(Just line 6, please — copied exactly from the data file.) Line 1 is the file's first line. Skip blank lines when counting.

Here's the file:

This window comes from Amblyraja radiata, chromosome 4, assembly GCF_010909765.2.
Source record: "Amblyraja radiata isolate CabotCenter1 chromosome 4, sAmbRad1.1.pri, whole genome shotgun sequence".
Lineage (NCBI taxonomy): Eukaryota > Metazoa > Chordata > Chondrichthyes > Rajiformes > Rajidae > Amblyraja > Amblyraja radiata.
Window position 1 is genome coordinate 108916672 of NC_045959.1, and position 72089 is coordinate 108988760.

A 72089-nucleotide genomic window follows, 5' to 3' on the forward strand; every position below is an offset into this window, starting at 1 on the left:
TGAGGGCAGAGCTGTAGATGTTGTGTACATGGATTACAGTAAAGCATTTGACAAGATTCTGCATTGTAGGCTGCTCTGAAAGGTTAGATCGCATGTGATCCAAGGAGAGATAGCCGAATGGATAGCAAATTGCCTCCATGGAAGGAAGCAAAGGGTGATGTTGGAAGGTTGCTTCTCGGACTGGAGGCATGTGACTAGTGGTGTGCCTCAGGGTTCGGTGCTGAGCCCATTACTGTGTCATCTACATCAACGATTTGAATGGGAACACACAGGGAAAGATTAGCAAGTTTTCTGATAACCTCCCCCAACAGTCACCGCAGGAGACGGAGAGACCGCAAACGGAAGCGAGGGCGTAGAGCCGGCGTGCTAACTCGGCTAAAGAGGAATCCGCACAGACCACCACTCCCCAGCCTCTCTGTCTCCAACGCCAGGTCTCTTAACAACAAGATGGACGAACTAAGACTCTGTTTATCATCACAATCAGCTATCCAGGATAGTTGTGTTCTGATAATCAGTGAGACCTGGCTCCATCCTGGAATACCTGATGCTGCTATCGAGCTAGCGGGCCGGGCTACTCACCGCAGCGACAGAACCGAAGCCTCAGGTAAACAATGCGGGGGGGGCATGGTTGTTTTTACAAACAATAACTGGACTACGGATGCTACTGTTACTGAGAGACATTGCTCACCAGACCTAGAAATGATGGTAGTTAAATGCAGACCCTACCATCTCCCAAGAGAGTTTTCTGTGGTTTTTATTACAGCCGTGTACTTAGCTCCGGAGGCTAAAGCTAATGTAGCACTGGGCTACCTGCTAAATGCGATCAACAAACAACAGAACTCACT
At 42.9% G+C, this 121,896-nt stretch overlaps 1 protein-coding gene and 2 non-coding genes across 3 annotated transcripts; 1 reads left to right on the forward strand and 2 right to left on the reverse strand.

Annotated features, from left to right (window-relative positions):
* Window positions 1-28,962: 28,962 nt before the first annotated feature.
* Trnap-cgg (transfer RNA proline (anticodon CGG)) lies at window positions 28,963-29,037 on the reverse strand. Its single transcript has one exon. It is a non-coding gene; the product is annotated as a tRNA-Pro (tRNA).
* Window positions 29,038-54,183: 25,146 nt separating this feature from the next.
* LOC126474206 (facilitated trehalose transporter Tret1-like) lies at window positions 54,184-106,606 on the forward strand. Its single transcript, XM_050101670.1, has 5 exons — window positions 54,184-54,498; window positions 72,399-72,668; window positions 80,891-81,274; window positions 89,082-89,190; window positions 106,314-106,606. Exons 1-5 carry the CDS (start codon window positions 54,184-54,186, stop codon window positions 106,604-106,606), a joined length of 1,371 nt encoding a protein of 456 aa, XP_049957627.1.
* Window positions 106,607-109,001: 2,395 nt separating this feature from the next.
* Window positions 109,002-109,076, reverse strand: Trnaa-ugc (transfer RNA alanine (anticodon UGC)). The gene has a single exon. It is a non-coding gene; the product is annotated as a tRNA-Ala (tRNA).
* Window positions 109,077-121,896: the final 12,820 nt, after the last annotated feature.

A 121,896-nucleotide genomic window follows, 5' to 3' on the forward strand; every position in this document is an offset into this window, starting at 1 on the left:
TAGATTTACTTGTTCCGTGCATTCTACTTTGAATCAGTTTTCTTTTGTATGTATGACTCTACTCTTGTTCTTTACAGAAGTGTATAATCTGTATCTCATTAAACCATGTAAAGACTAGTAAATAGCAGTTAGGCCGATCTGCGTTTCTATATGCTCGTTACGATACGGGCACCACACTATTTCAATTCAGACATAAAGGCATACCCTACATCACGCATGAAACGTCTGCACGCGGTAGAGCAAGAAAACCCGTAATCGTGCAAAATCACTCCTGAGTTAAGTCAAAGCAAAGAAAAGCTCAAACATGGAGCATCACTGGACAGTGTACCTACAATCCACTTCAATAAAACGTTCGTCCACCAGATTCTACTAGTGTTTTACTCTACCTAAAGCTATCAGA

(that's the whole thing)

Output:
TGAGGGCAGAGCTGTAGATGTTGTGTACATGGATTACAGTAAAGCATTTGACAAGATTCTGCATTGTAGGCTGCTCTGAAAGGTTAGATCGCATGTGATCCAAGGAGAGATAGCCGAATGGATAGCAAATTGCCTCCATGGAAGGAAGCAAAGGGTGATGTTGGAAGGTTGCTTCTCGGACTGGAGGCATGTGACTAGTGGTGTGCCTCAGGGTTCGGTGCTGAGCCCATTACTGTGTCATCTACATCAACGATTTGAATGGGAACACACAGGGAAAGATTAGCAAGTTTTCTGATAACCTCCCCCAACAGTCACCGCAGGAGACGGAGAGACCGCAAACGGAAGCGAGGGCGTAGAGCCGGCGTGCTAACTCGGCTAAAGAGGAATCCGCACAGACCACCACTCCCCAGCCTCTCTGTCTCCAACGCCAGGTCTCTTAACAACAAGATGGACGAACTAAGACTCTGTTTATCATCACAATCAGCTATCCAGGATAGTTGTGTTCTGATAATCAGTGAGACCTGGCTCCATCCTGGAATACCTGATGCTGCTATCGAGCTAGCGGGCCGGGCTACTCACCGCAGCGACAGAACCGAAGCCTCAGGTAAACAATGCGGGGGGGGCATGGTTGTTTTTACAAACAATAACTGGACTACGGATGCTACTGTTACTGAGAGACATTGCTCACCAGACCTAGAAATGATGGTAGTTAAATGCAGACCCTACCATCTCCCAAGAGAGTTTTCTGTGGTTTTTATTACAGCCGTGTACTTAGCTCCGGAGGCTAAAGCTAATGTAGCACTGGGCTACCTGCTAAATGCGATCAACAAACAACAGAACTCACT